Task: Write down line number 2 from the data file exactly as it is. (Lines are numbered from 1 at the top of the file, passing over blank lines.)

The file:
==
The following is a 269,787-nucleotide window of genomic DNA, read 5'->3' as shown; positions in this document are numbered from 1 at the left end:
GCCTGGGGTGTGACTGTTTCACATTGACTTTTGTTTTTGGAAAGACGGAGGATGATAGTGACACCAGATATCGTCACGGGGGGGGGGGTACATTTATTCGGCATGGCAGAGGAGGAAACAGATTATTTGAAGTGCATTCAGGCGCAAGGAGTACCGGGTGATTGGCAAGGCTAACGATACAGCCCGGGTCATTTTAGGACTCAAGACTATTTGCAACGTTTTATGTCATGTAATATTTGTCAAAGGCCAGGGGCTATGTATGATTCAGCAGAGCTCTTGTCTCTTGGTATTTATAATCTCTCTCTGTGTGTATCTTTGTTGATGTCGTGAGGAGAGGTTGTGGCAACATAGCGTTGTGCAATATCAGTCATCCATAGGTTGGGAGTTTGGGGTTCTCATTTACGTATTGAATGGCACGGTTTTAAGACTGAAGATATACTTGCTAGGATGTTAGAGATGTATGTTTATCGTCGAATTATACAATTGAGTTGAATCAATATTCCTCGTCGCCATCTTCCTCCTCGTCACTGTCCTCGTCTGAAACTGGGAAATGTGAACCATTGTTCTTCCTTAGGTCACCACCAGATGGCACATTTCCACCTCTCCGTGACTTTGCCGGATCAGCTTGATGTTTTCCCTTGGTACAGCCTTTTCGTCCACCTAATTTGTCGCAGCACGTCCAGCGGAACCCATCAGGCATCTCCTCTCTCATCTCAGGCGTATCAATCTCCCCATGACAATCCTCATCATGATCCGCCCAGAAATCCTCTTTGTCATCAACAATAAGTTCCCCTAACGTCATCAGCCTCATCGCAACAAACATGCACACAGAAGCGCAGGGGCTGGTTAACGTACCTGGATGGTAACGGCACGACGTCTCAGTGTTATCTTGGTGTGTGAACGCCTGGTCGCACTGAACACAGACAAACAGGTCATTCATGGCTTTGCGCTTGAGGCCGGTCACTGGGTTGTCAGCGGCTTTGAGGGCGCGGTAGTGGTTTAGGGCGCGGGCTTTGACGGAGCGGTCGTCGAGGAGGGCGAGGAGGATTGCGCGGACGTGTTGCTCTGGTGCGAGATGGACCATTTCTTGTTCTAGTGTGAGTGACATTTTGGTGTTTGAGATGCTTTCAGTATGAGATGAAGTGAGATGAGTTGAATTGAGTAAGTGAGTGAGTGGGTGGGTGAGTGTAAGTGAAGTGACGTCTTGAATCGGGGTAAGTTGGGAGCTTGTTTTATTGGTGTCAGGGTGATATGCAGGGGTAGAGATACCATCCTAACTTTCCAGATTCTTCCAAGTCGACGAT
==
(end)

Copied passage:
GCCTGGGGTGTGACTGTTTCACATTGACTTTTGTTTTTGGAAAGACGGAGGATGATAGTGACACCAGATATCGTCACGGGGGGGGGGGTACATTTATTCGGCATGGCAGAGGAGGAAACAGATTATTTGAAGTGCATTCAGGCGCAAGGAGTACCGGGTGATTGGCAAGGCTAACGATACAGCCCGGGTCATTTTAGGACTCAAGACTATTTGCAACGTTTTATGTCATGTAATATTTGTCAAAGGCCAGGGGCTATGTATGATTCAGCAGAGCTCTTGTCTCTTGGTATTTATAATCTCTCTCTGTGTGTATCTTTGTTGATGTCGTGAGGAGAGGTTGTGGCAACATAGCGTTGTGCAATATCAGTCATCCATAGGTTGGGAGTTTGGGGTTCTCATTTACGTATTGAATGGCACGGTTTTAAGACTGAAGATATACTTGCTAGGATGTTAGAGATGTATGTTTATCGTCGAATTATACAATTGAGTTGAATCAATATTCCTCGTCGCCATCTTCCTCCTCGTCACTGTCCTCGTCTGAAACTGGGAAATGTGAACCATTGTTCTTCCTTAGGTCACCACCAGATGGCACATTTCCACCTCTCCGTGACTTTGCCGGATCAGCTTGATGTTTTCCCTTGGTACAGCCTTTTCGTCCACCTAATTTGTCGCAGCACGTCCAGCGGAACCCATCAGGCATCTCCTCTCTCATCTCAGGCGTATCAATCTCCCCATGACAATCCTCATCATGATCCGCCCAGAAATCCTCTTTGTCATCAACAATAAGTTCCCCTAACGTCATCAGCCTCATCGCAACAAACATGCACACAGAAGCGCAGGGGCTGGTTAACGTACCTGGATGGTAACGGCACGACGTCTCAGTGTTATCTTGGTGTGTGAACGCCTGGTCGCACTGAACACAGACAAACAGGTCATTCATGGCTTTGCGCTTGAGGCCGGTCACTGGGTTGTCAGCGGCTTTGAGGGCGCGGTAGTGGTTTAGGGCGCGGGCTTTGACGGAGCGGTCGTCGAGGAGGGCGAGGAGGATTGCGCGGACGTGTTGCTCTGGTGCGAGATGGACCATTTCTTGTTCTAGTGTGAGTGACATTTTGGTGTTTGAGATGCTTTCAGTATGAGATGAAGTGAGATGAGTTGAATTGAGTAAGTGAGTGAGTGGGTGGGTGAGTGTAAGTGAAGTGACGTCTTGAATCGGGGTAAGTTGGGAGCTTGTTTTATTGGTGTCAGGGTGATATGCAGGGGTAGAGATACCATCCTAACTTTCCAGATTCTTCCAAGTCGACGAT